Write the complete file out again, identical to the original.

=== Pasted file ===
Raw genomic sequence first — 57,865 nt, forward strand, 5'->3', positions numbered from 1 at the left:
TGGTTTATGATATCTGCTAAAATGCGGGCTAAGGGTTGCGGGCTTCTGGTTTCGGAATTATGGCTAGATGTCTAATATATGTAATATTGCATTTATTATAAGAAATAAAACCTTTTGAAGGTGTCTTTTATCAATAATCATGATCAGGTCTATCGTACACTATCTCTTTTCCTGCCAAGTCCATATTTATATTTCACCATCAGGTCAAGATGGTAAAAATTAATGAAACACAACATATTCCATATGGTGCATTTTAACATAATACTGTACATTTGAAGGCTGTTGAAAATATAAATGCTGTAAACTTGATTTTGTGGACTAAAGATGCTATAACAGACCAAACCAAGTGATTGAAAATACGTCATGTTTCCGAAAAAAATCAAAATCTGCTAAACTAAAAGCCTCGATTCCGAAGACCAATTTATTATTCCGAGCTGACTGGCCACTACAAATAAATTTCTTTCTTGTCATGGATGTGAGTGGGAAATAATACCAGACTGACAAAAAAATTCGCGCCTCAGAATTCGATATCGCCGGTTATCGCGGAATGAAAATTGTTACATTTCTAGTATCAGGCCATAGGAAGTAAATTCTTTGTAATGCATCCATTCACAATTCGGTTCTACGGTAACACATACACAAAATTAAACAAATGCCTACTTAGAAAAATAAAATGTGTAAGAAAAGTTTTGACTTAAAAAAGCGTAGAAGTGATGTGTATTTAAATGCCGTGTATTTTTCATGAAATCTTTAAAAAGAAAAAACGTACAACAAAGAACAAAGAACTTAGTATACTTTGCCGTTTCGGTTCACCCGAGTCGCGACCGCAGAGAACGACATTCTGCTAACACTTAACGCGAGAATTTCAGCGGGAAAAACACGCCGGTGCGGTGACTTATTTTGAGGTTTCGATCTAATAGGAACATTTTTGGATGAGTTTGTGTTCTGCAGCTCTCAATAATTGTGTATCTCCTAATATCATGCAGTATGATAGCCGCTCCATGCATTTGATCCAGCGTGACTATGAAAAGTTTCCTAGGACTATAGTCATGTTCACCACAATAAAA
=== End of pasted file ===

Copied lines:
Raw genomic sequence first — 57,865 nt, forward strand, 5'->3', positions numbered from 1 at the left:
TGGTTTATGATATCTGCTAAAATGCGGGCTAAGGGTTGCGGGCTTCTGGTTTCGGAATTATGGCTAGATGTCTAATATATGTAATATTGCATTTATTATAAGAAATAAAACCTTTTGAAGGTGTCTTTTATCAATAATCATGATCAGGTCTATCGTACACTATCTCTTTTCCTGCCAAGTCCATATTTATATTTCACCATCAGGTCAAGATGGTAAAAATTAATGAAACACAACATATTCCATATGGTGCATTTTAACATAATACTGTACATTTGAAGGCTGTTGAAAATATAAATGCTGTAAACTTGATTTTGTGGACTAAAGATGCTATAACAGACCAAACCAAGTGATTGAAAATACGTCATGTTTCCGAAAAAAATCAAAATCTGCTAAACTAAAAGCCTCGATTCCGAAGACCAATTTATTATTCCGAGCTGACTGGCCACTACAAATAAATTTCTTTCTTGTCATGGATGTGAGTGGGAAATAATACCAGACTGACAAAAAAATTCGCGCCTCAGAATTCGATATCGCCGGTTATCGCGGAATGAAAATTGTTACATTTCTAGTATCAGGCCATAGGAAGTAAATTCTTTGTAATGCATCCATTCACAATTCGGTTCTACGGTAACACATACACAAAATTAAACAAATGCCTACTTAGAAAAATAAAATGTGTAAGAAAAGTTTTGACTTAAAAAAGCGTAGAAGTGATGTGTATTTAAATGCCGTGTATTTTTCATGAAATCTTTAAAAAGAAAAAACGTACAACAAAGAACAAAGAACTTAGTATACTTTGCCGTTTCGGTTCACCCGAGTCGCGACCGCAGAGAACGACATTCTGCTAACACTTAACGCGAGAATTTCAGCGGGAAAAACACGCCGGTGCGGTGACTTATTTTGAGGTTTCGATCTAATAGGAACATTTTTGGATGAGTTTGTGTTCTGCAGCTCTCAATAATTGTGTATCTCCTAATATCATGCAGTATGATAGCCGCTCCATGCATTTGATCCAGCGTGACTATGAAAAGTTTCCTAGGACTATAGTCATGTTCACCACAATAAAA